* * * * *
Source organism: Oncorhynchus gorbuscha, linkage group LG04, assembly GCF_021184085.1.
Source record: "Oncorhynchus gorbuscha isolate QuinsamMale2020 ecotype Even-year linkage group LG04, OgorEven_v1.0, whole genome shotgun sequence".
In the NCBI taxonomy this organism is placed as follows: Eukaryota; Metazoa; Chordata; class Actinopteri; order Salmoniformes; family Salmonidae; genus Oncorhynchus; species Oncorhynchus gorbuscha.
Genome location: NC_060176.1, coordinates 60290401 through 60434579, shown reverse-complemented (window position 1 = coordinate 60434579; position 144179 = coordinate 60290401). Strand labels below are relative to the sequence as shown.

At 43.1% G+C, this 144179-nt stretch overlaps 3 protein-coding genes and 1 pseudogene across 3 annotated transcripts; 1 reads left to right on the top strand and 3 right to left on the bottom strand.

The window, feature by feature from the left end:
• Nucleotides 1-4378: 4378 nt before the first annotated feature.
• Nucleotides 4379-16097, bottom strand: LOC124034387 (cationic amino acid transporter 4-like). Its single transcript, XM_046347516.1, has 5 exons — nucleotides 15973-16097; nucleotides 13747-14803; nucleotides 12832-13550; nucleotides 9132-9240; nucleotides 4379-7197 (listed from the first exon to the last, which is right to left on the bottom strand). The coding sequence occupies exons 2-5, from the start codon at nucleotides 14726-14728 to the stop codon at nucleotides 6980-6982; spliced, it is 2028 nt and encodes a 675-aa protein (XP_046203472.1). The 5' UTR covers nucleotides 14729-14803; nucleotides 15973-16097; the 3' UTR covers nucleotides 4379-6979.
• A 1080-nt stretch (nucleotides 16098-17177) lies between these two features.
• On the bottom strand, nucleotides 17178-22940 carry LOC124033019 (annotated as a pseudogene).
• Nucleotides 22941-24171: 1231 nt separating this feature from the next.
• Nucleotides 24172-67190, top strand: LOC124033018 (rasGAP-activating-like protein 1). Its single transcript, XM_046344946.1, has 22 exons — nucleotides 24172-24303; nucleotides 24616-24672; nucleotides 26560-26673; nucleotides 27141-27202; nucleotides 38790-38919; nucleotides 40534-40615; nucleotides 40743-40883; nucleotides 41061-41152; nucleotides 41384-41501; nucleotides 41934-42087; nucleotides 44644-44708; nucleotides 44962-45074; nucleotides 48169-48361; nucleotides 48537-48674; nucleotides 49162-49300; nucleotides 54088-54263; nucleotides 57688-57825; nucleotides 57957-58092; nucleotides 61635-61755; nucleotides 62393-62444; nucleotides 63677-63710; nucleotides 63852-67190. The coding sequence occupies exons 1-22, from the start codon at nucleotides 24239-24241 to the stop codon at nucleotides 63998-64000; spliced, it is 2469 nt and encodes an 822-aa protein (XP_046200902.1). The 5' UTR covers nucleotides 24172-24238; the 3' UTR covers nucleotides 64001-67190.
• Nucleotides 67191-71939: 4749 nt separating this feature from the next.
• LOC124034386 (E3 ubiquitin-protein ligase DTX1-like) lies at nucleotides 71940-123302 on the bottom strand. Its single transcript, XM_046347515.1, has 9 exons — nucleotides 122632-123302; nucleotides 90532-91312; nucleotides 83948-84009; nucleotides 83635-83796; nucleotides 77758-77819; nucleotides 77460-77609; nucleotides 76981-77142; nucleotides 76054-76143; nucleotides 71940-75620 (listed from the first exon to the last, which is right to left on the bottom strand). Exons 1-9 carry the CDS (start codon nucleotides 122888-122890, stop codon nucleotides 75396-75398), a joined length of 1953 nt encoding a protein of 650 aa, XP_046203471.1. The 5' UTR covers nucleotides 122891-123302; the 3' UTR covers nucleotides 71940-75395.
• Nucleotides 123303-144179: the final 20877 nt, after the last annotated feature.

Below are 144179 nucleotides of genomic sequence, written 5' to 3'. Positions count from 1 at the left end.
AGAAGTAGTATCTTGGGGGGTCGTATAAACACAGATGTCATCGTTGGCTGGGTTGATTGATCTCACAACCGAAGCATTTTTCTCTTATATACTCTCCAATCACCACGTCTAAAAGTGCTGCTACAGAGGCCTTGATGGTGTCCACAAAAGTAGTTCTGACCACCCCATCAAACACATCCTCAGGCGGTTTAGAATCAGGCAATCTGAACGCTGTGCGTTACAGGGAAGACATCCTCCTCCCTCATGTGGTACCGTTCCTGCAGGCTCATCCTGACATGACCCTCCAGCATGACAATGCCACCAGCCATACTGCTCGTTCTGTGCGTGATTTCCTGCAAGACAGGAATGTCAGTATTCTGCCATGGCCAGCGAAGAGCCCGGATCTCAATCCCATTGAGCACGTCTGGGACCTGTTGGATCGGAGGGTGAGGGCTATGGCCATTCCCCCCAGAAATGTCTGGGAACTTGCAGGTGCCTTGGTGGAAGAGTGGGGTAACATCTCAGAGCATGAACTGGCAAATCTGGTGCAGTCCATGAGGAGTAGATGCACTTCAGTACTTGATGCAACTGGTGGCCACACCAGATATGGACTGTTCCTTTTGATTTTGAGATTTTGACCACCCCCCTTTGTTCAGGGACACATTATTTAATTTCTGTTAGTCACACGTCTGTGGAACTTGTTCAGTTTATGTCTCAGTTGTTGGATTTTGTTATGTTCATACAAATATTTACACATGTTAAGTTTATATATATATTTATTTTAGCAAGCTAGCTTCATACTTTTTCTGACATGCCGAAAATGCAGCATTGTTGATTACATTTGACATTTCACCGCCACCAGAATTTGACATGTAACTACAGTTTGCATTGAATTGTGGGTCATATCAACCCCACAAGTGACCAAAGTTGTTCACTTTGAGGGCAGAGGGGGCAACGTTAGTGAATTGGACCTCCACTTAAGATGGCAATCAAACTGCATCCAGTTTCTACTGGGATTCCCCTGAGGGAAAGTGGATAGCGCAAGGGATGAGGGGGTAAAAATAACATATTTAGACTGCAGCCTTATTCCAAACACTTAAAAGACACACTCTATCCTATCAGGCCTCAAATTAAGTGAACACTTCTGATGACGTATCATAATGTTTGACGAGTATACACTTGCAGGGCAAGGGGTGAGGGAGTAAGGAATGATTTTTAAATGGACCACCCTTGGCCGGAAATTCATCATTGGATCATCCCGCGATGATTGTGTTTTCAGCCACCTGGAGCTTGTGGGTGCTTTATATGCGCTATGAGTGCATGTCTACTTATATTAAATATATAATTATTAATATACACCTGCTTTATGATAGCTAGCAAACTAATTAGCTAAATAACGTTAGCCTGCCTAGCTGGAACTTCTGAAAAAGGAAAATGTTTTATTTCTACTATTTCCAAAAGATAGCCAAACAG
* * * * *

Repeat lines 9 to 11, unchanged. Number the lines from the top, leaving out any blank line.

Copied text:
• A 1080-nt stretch (nucleotides 16098-17177) lies between these two features.
• On the bottom strand, nucleotides 17178-22940 carry LOC124033019 (annotated as a pseudogene).
• Nucleotides 22941-24171: 1231 nt separating this feature from the next.